On the night of Dec. 4, 2017, without any warning, an intense plume of orange smoke illuminated the entire hillside behind the Peterson family home. It was a race against the clock to gather their most valuable belongings and rush to the safety of a local elementary school. As they watched in awe, the flames engulfed the landscape, but as the fire grew closer to their home, all their fears were becoming reality.

“As we saw the fire come through, I was sure the house was gone,” COC professor Gary Peterson said.

COC cinema professor and golf coach, Gary Peterson.

A year later, after one of the largest wildfires in California history swept across the Ventura and Santa Barbara counties, cinema professor and golf coach, Gary Peterson, is still struggling to return home.

The Thomas Fire destroyed over 1,000 structures and burned 281,893 acres. On Jan. 12, 2018, the fire was declared 100 percent contained by the US Forest Service.

Despite the destruction and extent of the fire, the Peterson family home was spared but a whole year later the family is still unable to move back in.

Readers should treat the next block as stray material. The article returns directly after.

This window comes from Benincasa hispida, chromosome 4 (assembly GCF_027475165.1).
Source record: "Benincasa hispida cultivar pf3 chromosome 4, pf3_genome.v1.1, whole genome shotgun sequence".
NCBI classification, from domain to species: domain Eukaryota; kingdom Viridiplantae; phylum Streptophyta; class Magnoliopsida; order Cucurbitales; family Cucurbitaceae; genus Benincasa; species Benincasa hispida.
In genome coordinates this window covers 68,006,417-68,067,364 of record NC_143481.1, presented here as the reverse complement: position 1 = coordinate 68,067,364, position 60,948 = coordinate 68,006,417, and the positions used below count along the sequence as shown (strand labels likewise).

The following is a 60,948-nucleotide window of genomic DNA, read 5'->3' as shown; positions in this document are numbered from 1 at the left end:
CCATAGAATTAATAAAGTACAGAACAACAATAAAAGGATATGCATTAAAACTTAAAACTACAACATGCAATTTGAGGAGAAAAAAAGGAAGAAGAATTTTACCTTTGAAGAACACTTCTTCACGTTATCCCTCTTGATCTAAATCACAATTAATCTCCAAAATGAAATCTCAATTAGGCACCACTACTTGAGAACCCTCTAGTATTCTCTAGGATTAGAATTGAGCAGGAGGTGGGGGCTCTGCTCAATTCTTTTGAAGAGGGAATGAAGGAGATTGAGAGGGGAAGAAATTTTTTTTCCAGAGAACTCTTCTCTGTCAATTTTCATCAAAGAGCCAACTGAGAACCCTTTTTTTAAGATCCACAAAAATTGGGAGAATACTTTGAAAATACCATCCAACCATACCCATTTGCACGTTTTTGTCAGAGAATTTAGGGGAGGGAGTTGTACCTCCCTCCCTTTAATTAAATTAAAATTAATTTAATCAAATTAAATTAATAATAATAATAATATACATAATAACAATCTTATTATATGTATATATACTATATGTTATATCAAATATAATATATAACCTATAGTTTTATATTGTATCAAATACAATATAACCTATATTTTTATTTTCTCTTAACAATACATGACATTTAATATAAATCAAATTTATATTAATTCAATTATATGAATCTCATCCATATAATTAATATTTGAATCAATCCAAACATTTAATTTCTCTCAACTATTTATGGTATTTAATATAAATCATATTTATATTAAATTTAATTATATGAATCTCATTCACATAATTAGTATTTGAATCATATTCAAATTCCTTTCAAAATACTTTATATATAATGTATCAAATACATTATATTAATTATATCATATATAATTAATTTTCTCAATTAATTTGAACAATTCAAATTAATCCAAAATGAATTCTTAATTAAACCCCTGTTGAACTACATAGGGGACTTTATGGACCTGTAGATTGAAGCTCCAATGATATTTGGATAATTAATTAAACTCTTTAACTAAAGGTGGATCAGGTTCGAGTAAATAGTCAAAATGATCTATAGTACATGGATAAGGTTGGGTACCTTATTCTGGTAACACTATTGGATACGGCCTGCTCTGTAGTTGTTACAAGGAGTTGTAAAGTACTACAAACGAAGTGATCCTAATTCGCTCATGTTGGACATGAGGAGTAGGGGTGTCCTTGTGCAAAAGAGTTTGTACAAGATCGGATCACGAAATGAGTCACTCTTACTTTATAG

One of the most impactful memories Peterson recalls was the phone call from a family friend who excitedly revealed to him that his home was still standing.

Reminiscing, Peterson still feels the emotional roller coaster of almost losing the place he and his family built a life in.

“It’s a place where we raised our kids and those memories may have been gone,” Peterson said.

Damage done to the home of Gary Peterson during the Thomas Fire.

Although his house was not destroyed by the flames, the home filled with glass, ash, soot and burning embers.

Instead of moving towards recovery, Peterson and his family are at a standstill; his home is now frozen in time.

The culprit is a long and frustrating insurance battle.

“If they would have settled six months ago, we would be back in the house.”

It has been a grueling process for Peterson to come to an agreement on what needs to be done with his house. For now, he and his family are living in an apartment close to home where he can take a quick drive up and work on cleaning up the remains.

Peterson, determined to make his house into a home again where he can spend the holidays with the ones he loves, makes it clear that he’d never dream about letting it go and going so far as to saying that he’d spend eternity living in their apartment if it means he can go back to see his house.

“We came upon our bit of paradise and we’re going to fix it up the way we want to fix it up and we’ll be patient,” Peterson said.


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